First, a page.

Fire Science Colleges in Hawaii

Degree Level
School Type

Firefighter Salaries and Job Growth in Hawaii

According to the BLS, firefighters in Hawaii numbered 1,710 as of May 2018, placing the state at the bottom of the second-lowest employment category in the country. The highest concentration of firefighters in Hawaii was in Honolulu's urban area, which employed 1,020 during that time period.

Hawaii ranked among the top-paying states for firefighters in the country, with an annual mean wage of $62,670 as of May 2018 and a mean hourly wage of $30.13. In fact, Kauai earned the distinction of third highest-paying nonmetropolitan area in the country, with an annual mean wage of $55,190 and mean hourly wage of $26.53.

Nationally, the BLS projects 5% growth in demand for firefighters from 2018-2028. Hawaii loses .5% of its total land area annually to wildfires, making firefighting an increasingly crucial occupation in the state.

National Average Salaries for Firefighters

0-12 Months

Entry Level

1-4 Years

Early Career

5-9 Years


10-19 Years



Source: PayScale

Firefighter Resources in Hawaii

Professional resources for firefighters can offer a plethora of benefits, including training and continuing education, financial resources, insurance, and legislative advocacy that helps improve safety and equipment standards for all firefighters. Professional organizations also emphasize community engagement and charity.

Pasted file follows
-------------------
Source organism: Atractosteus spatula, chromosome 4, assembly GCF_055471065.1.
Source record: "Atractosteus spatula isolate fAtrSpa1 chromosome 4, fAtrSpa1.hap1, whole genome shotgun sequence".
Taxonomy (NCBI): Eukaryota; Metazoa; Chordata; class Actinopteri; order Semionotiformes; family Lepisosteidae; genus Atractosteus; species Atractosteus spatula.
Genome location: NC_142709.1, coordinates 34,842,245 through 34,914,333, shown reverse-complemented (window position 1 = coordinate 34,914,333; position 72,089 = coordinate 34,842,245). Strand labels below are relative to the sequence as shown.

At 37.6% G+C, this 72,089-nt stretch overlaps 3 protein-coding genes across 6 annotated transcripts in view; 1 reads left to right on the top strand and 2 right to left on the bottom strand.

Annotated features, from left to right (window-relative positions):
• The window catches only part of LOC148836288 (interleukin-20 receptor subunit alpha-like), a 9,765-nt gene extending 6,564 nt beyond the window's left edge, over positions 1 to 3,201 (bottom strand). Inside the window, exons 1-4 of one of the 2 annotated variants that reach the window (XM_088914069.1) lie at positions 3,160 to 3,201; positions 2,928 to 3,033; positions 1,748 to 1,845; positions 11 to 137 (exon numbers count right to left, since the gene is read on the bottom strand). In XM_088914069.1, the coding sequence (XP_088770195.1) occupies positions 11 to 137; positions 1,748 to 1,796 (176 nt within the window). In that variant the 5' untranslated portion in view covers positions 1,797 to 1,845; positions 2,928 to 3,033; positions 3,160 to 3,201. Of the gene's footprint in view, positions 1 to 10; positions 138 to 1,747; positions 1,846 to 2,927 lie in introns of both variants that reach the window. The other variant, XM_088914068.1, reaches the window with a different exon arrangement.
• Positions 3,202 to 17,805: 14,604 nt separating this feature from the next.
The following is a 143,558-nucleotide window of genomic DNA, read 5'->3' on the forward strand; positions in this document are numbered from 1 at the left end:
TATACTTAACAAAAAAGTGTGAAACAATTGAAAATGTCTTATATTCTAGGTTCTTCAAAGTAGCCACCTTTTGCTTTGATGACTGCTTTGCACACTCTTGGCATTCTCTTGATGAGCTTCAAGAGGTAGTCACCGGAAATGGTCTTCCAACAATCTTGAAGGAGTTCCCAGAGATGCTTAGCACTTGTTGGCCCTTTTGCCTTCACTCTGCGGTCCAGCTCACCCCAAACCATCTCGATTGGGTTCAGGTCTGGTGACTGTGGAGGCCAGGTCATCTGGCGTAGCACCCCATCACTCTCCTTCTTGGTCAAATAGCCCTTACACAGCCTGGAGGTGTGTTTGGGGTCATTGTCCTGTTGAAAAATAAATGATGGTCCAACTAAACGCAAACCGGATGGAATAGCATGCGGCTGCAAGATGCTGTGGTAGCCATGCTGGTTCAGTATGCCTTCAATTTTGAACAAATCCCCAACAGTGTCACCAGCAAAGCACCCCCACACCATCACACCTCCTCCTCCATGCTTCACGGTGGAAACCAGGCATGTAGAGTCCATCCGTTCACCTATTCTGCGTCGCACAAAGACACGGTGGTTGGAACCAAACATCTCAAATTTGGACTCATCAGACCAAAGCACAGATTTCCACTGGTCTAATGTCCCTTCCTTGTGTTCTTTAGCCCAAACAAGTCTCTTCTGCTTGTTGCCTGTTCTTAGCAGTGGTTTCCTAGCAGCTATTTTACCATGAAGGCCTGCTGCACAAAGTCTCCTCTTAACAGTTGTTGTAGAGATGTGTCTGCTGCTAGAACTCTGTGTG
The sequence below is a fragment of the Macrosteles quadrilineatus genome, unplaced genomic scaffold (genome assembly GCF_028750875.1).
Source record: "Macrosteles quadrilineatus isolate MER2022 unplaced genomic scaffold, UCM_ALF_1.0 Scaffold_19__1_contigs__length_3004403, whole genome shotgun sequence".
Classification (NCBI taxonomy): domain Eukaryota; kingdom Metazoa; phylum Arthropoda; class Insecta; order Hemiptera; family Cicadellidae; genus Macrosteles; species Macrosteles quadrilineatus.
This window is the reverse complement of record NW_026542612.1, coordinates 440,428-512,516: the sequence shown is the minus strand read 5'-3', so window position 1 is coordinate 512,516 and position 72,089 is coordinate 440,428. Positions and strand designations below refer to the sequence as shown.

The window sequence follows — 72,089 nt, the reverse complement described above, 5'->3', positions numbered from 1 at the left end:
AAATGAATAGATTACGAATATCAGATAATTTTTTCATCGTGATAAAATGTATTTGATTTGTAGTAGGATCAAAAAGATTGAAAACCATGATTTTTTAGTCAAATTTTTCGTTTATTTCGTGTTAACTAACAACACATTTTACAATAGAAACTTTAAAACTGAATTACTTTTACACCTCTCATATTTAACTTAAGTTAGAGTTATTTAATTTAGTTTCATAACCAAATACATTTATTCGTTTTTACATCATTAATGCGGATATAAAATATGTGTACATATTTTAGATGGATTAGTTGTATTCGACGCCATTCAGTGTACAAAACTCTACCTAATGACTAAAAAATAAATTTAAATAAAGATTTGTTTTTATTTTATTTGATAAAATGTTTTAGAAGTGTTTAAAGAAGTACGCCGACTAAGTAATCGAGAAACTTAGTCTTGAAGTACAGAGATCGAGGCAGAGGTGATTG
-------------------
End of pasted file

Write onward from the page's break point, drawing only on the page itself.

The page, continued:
Firefighters in Hawaii gain access to several professional organizations, plus state resources for wildfire watches and education. The list below offers a few examples of resources for firefighters in Hawaii.

Hawaii Firefighters Association

The HFFA supports firefighters in Hawaii by providing their members with various benefits, including supplemental insurance, discounts, retirement planning, and educational savings plans. The HFFA also advocates for firefighter interests at local, state, and national government levels.

State of Hawaii Division of Forestry and Wildlife

Hawaii's DOFAW coordinates wildfire suppression efforts on DOFAW territory, which comprises 26% of Hawaii's land. The DOFAW coordinates first response, maintains water tables, and works with local fire departments.

Hawaii Wildfire Management Organization

HWMO works for wildfire prevention in Hawaii by educating the public about frequent wildfire causes. The organization develops strategic plans for wildfire response, collaborating with communities and firefighters to prevent, predict, and respond to wildfires.

Hawaii Fire Chiefs Association

The HFCA cultivates camaraderie among emergency services leaders in Hawaii, conducts research, and provides continuing education. The HFCA also holds an annual training and business meeting.

International Association of Firefighters

The IAFF brings together firefighters from around the world, supporting the profession through legislative advocacy, education opportunities, pension tools, arbitration, and a wide array of professional resources.